Sap transport


Cross section of a trunk
Cross section of a trunk
The energy source for each plant to live is sunlight. Through chlorophyll this energy is captured and transferred into an energy carrier (ATP) and through a series of steps -the photosynthetic pathway- this creates from water and carbon dioxide, sugars. Without sufficient light the plant is litterally starving, as it cannot take up energy in any other way.


A plant needs a range of elements to form cells and systain health and growth. Think of nitrogen, phosphorous, magnesium etc. In the roots these elements are absorbed from the soil. By doing this, the plant also pulls in water. This causes pressure in the roots, pushing the sap up in the stems. In order to get the thus created sap up to the leaves, a plant has sap-transporting wood, called phloem. The phloem is the part of the wood directly under the layer of bark


In the leaves the water, together with CO2 taken up from the air, are transformed into sugers and oxygen under the influence of sunlight. This process is called photosynthesis. These sugars and nutrient are redictributed in the tree and used to create new branches, leaves etc. In order to transport this sugar-rich sap to the other parts of the plant, trees have sap transporting cells in the bark, called the xylem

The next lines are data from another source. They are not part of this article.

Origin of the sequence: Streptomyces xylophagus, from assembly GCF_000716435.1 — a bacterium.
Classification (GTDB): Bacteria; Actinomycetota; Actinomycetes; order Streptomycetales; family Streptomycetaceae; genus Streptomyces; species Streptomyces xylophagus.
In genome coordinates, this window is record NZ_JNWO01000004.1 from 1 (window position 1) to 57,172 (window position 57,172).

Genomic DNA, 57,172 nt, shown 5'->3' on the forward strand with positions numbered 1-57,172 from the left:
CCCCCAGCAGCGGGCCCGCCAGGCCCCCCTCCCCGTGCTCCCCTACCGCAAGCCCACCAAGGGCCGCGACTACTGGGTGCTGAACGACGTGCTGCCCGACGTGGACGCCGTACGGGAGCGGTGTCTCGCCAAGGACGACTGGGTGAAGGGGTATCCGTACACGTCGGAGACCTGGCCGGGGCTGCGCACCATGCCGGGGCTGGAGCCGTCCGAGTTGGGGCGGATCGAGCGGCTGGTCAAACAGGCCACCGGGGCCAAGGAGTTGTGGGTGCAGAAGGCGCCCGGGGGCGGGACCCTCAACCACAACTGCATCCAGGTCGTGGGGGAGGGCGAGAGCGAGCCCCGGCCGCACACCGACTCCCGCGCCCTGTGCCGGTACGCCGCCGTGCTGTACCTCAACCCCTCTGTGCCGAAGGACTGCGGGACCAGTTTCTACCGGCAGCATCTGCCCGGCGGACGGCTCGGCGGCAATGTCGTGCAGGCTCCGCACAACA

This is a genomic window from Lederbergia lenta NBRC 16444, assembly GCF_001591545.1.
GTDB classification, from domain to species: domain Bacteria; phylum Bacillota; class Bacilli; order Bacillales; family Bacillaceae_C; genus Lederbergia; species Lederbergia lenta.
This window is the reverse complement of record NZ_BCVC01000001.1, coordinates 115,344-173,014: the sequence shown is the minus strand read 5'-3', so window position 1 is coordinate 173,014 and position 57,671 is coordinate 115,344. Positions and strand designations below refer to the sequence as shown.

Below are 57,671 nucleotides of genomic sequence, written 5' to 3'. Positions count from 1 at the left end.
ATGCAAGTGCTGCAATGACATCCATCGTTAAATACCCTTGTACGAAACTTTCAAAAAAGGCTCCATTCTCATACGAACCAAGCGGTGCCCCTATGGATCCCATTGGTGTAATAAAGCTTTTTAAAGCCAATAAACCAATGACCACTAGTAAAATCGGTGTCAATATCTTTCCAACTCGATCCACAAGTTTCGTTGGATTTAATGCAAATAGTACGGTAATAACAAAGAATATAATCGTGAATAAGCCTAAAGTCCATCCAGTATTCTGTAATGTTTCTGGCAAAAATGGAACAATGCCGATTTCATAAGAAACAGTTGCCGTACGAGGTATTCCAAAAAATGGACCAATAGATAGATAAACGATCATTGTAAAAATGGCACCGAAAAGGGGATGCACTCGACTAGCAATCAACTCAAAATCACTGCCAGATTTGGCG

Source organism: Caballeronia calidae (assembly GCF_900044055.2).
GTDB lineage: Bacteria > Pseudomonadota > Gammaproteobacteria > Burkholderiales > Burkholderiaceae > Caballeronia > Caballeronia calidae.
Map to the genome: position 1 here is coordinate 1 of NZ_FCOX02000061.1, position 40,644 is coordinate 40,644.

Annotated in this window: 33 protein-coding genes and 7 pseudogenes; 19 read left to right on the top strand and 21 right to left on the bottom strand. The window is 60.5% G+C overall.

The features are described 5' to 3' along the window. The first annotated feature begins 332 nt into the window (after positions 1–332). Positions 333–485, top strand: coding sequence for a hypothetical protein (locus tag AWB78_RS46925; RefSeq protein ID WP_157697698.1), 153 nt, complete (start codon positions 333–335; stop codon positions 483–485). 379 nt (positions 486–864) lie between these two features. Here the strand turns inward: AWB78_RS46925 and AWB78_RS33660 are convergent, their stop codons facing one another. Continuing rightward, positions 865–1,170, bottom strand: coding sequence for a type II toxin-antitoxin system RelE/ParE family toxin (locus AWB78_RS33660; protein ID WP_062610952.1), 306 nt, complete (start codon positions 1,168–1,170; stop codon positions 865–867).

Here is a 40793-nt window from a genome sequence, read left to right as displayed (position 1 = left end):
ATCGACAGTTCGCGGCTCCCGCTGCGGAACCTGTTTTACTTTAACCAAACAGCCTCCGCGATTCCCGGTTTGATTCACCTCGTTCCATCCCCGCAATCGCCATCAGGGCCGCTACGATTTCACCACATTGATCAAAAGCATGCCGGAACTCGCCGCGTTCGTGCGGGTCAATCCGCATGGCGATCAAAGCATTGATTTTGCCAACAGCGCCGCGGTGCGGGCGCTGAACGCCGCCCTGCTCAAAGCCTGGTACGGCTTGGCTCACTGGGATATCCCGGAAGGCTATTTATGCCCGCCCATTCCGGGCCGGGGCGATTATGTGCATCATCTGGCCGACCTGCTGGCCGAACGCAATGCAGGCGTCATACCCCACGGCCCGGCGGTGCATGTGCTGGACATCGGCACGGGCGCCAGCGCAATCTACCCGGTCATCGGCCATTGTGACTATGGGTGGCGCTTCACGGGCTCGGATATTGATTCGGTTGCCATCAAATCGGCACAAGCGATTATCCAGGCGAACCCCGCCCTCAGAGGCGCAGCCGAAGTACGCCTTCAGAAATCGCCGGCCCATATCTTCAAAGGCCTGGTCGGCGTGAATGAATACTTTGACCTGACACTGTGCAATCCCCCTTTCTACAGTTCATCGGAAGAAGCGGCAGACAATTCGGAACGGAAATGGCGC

The layer between the bark and the wood is effectively only one layer of cells thick, and is called the Cambium. This is the most important layer of cells in the entire trunk: It causes the growth in girth of the plant. As cells in the Cambium divide, they specialize: On the inside of the tree it becomes part of the sapwood. On the outside it becomes part of the bark. As such, the cambium causes the bark to be pushed out from the tree, and adds layers to the wood of the tree.


When a plant is healthy and not dormant (which would happen during winter for instance) roots continuously grow. There are 2 main reasons for this growth:

    1. Nutrients close to the root are absorbed, leaving less nutrients to be absorbed: The plant actively seeks for nutrients in the soil
    1. Roots harden when aging. This means that the roots form a layer of bark, which is impenetrable for water and nutrients: Only the tip of the root, in other words, the youngest cells, actuelly absorb moisture and nutrients. The rest of the roots are just means of transport and anchoring

As roots only use the tips for absorption, it is clear why in bonsai one can root-prune without a lot of problems AND why we want as fine a root network as possible: Only the tips of the roots are of any use in keeping the plant provided with nutrients and moisture!

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